Electoral Affairs Commission officials empty a ballot box (Photo courtesy Hong Kong government’s Information Service Department)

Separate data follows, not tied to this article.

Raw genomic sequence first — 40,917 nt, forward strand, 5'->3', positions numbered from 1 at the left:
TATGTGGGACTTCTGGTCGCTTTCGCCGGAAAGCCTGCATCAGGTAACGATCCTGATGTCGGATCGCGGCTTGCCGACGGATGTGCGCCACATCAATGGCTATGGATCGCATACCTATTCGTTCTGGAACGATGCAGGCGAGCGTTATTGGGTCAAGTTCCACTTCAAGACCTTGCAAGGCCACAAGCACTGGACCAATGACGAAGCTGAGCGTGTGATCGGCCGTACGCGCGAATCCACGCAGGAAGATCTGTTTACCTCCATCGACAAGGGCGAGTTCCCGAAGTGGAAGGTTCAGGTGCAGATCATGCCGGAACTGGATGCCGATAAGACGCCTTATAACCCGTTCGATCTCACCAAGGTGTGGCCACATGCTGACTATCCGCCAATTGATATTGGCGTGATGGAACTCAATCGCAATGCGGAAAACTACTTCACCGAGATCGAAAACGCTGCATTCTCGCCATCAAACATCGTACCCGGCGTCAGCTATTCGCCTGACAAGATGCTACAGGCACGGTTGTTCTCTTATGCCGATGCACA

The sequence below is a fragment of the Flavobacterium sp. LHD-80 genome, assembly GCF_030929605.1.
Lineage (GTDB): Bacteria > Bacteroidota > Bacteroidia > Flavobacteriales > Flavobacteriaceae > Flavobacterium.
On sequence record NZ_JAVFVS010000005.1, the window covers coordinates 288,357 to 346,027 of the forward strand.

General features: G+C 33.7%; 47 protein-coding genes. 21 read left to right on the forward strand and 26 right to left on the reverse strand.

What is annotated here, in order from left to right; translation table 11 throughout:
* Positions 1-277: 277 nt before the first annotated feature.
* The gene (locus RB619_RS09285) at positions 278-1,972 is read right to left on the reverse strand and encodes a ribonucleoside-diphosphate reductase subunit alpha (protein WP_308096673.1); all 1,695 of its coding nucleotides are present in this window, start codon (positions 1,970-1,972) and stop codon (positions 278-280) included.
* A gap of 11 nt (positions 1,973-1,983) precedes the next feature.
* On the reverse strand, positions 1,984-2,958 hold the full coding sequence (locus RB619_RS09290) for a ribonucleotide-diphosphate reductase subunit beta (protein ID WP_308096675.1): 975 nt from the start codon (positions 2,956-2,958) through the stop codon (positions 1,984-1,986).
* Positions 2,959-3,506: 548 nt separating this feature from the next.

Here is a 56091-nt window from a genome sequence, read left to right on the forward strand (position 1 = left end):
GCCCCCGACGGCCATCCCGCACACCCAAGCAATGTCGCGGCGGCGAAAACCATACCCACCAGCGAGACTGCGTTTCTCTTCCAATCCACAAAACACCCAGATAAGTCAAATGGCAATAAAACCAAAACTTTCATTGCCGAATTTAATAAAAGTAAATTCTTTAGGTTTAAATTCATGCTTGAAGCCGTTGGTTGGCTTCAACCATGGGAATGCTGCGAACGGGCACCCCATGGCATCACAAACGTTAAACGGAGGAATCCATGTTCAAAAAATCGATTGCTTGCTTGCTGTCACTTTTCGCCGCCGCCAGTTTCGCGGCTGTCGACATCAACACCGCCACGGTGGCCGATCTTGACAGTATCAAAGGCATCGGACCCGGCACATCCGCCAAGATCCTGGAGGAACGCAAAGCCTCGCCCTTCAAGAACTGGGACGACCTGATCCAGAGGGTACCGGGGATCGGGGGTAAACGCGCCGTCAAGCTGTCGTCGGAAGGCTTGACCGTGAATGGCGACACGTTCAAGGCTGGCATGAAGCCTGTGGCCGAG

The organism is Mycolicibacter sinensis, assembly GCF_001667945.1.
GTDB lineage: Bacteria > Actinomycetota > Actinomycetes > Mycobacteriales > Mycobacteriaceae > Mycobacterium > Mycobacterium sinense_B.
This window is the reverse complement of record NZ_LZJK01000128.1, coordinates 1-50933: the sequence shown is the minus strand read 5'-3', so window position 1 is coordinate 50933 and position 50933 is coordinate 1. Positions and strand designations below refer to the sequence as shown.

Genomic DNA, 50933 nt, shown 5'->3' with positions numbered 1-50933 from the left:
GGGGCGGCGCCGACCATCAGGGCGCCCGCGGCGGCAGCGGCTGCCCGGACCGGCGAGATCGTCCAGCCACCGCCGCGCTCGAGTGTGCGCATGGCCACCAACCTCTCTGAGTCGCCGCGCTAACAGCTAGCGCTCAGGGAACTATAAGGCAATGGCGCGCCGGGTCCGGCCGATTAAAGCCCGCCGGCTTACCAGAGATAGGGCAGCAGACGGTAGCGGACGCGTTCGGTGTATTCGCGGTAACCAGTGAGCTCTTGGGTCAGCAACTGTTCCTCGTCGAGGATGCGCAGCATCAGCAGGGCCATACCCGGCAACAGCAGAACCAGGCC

The pan-democratic coalition retains only a slim hold on veto power after yesterday's legislative elections. Observers say the results highlight problems in Hong Kong’s pro-democracy movement. The democratic parties won 27 of 70 contested seats in the Legislative Council as an estimated 1.83 million people, about 53 percent of registered voters, cast their ballots in an election energized by recent protests over a contentious national education class. Among the 70 seats, only 40 represent geographical constituencies and are elected directly. The rest are functional constituency seats, occupied mainly by pro-Beijing professional elites. Pro-Beijing parties won 43 seats, including 17 from geographical constituencies, six more than in 2008. Lina Chan Lai-na, secretary general of the Catholic Justice and Peace Commission, said the result, particularly among the geographical constituencies, would put a strain on democratic legislators. The result shows the invisible hand of the Beijing government that has “comprehensive control of the election,” said Chan. She commented that they are “skillful at vote allocation among their candidates and at mobilizing innocent elderly voters to vote for them.” She said she hoped the pro-democracy camp would review its election strategies and cooperate better among the various political factions. “Otherwise, they will face more painful results four years from now,” she said. Albert Ho, chairman of the Democratic Party – Hong Kong’s largest opposition party – stepped down after the election, citing the party’s poor showing. The Democratic Party won only six seats, down from eight in the last election. Willy Lam Wo-lap, a political commentator, said that despite a small increase in voter turnout this year, the loss of seats in the geographical constituencies could be seen as nothing less than a “major defeat.” He attributed the result to a split among the various democratic parties. “They are working towards opposite ends," he said. "It seems hard to coordinate the radical and moderate democrats. And this is a hidden worry for democratic development in Hong Kong.” Related reports Government backs down on 'brainwashing class'